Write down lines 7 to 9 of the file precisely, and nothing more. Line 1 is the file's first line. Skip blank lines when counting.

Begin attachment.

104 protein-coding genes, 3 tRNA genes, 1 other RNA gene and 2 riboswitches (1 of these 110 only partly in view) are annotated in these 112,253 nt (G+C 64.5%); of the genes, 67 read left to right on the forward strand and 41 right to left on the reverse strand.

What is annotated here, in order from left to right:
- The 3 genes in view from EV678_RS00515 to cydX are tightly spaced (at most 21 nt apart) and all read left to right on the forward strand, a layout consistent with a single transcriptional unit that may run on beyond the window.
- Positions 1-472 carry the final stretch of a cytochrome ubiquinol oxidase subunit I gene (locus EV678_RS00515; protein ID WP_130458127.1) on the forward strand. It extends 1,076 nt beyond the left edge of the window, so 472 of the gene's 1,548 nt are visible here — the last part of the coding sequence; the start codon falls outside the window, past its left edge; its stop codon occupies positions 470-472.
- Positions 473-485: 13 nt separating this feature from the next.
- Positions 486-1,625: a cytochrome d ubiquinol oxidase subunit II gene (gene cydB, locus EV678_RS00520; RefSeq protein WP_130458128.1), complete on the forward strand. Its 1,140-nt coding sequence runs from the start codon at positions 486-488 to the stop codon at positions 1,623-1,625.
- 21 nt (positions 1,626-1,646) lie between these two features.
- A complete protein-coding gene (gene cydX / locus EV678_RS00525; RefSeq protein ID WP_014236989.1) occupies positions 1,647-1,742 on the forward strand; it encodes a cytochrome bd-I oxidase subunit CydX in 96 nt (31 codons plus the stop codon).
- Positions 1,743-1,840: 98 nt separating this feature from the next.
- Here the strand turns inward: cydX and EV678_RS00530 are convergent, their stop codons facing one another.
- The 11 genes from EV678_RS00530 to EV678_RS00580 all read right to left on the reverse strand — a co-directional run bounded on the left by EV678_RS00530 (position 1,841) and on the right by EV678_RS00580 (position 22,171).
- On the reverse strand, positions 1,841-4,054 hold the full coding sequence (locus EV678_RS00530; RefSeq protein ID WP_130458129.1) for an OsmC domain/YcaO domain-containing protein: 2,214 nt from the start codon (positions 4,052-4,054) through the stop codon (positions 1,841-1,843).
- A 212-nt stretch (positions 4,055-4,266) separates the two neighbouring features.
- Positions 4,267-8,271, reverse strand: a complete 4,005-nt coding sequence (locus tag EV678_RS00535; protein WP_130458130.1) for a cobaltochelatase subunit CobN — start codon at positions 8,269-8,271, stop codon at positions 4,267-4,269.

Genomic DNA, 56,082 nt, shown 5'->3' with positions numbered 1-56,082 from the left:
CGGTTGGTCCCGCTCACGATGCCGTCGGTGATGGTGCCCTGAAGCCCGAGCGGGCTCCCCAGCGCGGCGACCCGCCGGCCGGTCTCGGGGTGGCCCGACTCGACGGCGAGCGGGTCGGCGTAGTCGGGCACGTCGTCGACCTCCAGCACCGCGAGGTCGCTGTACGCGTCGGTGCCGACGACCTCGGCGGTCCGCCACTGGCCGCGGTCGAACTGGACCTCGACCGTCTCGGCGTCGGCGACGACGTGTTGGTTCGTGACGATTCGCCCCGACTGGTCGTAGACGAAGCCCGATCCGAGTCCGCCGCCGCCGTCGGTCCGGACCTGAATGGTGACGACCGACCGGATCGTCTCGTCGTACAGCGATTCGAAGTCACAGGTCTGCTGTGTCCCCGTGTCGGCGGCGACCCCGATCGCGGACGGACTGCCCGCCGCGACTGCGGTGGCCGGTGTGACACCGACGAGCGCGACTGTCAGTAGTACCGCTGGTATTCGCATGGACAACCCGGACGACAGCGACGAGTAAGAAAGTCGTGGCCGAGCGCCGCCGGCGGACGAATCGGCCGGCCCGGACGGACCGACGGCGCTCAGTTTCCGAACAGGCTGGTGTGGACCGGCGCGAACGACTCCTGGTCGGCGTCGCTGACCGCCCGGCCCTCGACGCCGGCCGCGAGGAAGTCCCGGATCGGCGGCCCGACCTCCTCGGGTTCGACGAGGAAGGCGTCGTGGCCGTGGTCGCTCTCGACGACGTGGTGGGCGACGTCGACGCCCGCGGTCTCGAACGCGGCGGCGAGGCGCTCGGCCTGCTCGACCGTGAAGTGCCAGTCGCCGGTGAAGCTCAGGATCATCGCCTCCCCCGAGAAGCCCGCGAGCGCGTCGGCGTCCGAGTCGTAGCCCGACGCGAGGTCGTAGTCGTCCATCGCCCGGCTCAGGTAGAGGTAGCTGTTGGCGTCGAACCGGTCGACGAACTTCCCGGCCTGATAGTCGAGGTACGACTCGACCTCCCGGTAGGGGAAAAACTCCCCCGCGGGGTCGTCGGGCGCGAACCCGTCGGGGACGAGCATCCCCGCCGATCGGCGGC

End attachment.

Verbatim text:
- 21 nt (positions 1,626-1,646) lie between these two features.
- A complete protein-coding gene (gene cydX / locus EV678_RS00525; RefSeq protein ID WP_014236989.1) occupies positions 1,647-1,742 on the forward strand; it encodes a cytochrome bd-I oxidase subunit CydX in 96 nt (31 codons plus the stop codon).
- Positions 1,743-1,840: 98 nt separating this feature from the next.